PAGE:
In times of profound change, Ontario’s physicians need leadership that is both responsive and adaptive.
Leadership that values hard-won experience and is open to new ideas.
It’s a big job. And a tough one.
It demands a leader who is able to treat sick patients all day long, and then chair a board meeting late into the night.
A leader who has an abiding respect for fellow physicians, a deep commitment to ensuring fair compensation and the skills to navigate frustrating barriers of bureaucracy.
It means not only representing 31-thousand practicing doctors to ensure their voices are heard but also standing up for better health care for 13-million Ontarians.
And we must not forget about our own health.
Our leadership should support all doctors, helping them stay healthy, from training through retirement.
It’s a job that matters profoundly and requires experience and passion to make a difference.
As a frontline physician, I live and work in our health care system every day.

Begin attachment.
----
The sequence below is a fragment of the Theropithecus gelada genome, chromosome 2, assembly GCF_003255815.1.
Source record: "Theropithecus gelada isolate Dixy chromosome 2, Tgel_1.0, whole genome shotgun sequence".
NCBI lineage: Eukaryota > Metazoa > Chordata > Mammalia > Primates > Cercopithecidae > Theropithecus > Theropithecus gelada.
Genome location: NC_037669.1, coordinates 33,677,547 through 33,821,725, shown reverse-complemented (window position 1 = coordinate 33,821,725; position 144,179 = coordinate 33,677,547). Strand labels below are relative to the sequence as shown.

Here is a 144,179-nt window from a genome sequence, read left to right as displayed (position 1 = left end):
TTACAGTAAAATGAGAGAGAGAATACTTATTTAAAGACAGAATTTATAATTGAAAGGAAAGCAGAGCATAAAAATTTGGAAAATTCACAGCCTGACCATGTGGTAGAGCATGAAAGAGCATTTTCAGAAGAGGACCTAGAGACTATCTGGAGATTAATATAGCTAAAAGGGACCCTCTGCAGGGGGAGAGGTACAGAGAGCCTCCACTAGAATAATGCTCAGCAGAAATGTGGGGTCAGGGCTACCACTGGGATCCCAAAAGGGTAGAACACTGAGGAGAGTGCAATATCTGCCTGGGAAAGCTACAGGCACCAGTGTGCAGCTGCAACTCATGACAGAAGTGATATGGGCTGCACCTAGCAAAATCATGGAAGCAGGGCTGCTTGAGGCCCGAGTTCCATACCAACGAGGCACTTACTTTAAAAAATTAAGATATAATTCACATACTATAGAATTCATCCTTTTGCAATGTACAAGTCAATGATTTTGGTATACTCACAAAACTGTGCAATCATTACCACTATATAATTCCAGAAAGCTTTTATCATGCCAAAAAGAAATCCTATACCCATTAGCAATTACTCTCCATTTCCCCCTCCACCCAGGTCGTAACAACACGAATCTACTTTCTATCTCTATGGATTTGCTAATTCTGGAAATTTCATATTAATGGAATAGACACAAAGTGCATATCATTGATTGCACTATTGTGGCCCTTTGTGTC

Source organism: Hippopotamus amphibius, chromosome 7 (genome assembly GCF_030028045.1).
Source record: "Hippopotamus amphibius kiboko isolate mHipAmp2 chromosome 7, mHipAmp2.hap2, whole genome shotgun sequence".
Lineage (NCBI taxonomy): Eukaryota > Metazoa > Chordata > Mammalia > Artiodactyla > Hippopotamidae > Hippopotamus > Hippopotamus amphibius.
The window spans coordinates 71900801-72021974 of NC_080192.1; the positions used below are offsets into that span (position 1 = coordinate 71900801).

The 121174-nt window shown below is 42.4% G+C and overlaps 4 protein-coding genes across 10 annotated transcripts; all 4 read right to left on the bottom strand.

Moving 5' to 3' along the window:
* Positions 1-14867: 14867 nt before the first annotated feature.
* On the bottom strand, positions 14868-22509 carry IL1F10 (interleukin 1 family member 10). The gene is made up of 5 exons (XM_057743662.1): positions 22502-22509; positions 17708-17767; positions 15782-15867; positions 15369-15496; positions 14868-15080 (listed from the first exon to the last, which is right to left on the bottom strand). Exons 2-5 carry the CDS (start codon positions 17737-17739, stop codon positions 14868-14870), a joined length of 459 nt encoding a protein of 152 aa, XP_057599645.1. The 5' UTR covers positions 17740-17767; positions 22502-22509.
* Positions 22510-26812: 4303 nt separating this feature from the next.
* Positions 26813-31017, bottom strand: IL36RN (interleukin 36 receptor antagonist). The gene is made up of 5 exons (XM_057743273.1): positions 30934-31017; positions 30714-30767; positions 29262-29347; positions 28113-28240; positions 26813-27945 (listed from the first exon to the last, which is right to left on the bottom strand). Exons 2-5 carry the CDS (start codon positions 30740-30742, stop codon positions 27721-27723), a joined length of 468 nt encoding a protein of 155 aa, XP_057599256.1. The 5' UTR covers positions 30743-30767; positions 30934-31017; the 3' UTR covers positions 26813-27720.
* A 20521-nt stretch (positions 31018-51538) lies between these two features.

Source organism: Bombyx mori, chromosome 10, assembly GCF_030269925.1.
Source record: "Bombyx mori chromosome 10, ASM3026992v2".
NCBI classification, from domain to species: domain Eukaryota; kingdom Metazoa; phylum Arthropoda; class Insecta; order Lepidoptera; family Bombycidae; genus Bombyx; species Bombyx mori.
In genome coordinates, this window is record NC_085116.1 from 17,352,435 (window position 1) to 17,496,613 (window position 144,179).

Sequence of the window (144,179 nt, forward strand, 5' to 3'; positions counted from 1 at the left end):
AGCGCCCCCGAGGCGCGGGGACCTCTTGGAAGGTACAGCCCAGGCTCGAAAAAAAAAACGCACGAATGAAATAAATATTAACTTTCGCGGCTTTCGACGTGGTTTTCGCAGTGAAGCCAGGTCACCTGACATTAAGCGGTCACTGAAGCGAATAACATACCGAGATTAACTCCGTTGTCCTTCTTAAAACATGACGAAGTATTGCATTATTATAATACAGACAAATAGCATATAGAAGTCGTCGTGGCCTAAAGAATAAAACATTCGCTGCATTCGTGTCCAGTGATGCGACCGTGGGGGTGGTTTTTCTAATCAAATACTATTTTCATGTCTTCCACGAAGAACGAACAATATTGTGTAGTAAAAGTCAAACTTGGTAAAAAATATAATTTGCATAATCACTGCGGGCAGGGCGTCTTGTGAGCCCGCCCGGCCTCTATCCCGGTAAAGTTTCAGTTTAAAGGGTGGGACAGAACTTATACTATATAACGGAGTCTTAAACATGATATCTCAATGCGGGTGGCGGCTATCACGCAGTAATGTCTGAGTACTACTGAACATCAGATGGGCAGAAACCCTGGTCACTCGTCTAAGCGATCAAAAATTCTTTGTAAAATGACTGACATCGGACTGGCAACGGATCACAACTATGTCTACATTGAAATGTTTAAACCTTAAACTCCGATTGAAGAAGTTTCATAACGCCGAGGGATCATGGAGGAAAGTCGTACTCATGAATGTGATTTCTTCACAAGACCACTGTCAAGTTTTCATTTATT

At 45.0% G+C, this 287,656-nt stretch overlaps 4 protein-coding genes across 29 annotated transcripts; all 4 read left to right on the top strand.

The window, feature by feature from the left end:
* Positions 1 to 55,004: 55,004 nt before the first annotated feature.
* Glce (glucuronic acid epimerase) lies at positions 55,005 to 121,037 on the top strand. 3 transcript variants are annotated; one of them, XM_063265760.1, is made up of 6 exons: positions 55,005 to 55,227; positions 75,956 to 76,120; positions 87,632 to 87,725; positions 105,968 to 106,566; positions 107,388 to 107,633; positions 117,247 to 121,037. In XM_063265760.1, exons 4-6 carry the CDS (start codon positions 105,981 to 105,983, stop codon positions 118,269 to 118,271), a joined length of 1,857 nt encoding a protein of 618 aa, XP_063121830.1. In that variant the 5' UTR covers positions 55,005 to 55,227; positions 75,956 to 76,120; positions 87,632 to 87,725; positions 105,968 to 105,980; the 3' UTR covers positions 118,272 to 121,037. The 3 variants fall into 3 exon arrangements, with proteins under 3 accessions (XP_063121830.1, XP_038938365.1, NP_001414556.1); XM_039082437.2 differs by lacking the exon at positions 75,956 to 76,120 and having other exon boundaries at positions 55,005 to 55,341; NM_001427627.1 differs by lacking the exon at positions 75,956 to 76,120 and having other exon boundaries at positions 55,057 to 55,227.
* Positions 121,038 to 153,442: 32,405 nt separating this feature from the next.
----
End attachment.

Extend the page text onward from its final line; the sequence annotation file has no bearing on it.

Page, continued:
As a practice leader and President of our province wide Pediatricians Alliance, I’ve had experiences that put me front and centre at Queens Park and with the media on tough issues and critical policies.
I’ve demonstrated I know how to work with fellow physicians to run an effective organization.
I’ve learned how to collaborate, and I’ve learned how to lead.
That’s why I’m running for president of the Ontario Medical Association and I’m asking for your support.
Our profession in Ontario has been through a lot and we’re in a new era.
Arbitration is now the reality for negotiations, and we must adapt.
Fighting old battles makes no sense when the rules and landscape have changed.
But to move forward, the OMA leadership must do much better at listening to its members.
If it can’t more clearly articulate to its members what it does, how it serves them and what they are getting for their money, it will face its own demise.
We have a new government, with different ideas for health care.
They’re demanding that everyone in the system adapt and evolve.
They are challenging doctors to play a crucial role.
We are the experts and we must be not only part of the conversation but leading it.
To have the most effective voice, our leadership must do a better job of reaching out and harnessing the collective wisdom we share for the good of the profession and of our patients.
After all, we are 31,000 experts on the health care system.
That’s our strength. I believe in doctors.
My commitment is to tap into that strength, to make the OMA leadership more responsive and relevant.
Please join me in making it happen.